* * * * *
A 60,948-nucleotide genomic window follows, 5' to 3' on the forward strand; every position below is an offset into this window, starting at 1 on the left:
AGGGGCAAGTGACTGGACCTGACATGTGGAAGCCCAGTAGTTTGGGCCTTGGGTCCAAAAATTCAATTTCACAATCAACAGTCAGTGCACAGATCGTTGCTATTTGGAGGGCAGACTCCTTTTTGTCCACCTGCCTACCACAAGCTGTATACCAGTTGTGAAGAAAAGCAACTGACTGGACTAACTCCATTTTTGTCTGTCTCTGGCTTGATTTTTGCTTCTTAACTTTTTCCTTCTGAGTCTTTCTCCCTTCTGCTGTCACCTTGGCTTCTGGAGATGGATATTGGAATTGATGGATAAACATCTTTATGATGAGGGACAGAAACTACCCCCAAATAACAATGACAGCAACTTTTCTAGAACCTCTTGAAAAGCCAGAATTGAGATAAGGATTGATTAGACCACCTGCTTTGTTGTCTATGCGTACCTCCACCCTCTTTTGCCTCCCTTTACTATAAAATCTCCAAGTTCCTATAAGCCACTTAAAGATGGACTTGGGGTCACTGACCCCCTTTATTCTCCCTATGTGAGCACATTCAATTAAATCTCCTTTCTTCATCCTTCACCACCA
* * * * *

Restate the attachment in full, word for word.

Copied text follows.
A 60,948-nucleotide genomic window follows, 5' to 3' on the forward strand; every position below is an offset into this window, starting at 1 on the left:
AGGGGCAAGTGACTGGACCTGACATGTGGAAGCCCAGTAGTTTGGGCCTTGGGTCCAAAAATTCAATTTCACAATCAACAGTCAGTGCACAGATCGTTGCTATTTGGAGGGCAGACTCCTTTTTGTCCACCTGCCTACCACAAGCTGTATACCAGTTGTGAAGAAAAGCAACTGACTGGACTAACTCCATTTTTGTCTGTCTCTGGCTTGATTTTTGCTTCTTAACTTTTTCCTTCTGAGTCTTTCTCCCTTCTGCTGTCACCTTGGCTTCTGGAGATGGATATTGGAATTGATGGATAAACATCTTTATGATGAGGGACAGAAACTACCCCCAAATAACAATGACAGCAACTTTTCTAGAACCTCTTGAAAAGCCAGAATTGAGATAAGGATTGATTAGACCACCTGCTTTGTTGTCTATGCGTACCTCCACCCTCTTTTGCCTCCCTTTACTATAAAATCTCCAAGTTCCTATAAGCCACTTAAAGATGGACTTGGGGTCACTGACCCCCTTTATTCTCCCTATGTGAGCACATTCAATTAAATCTCCTTTCTTCATCCTTCACCACCA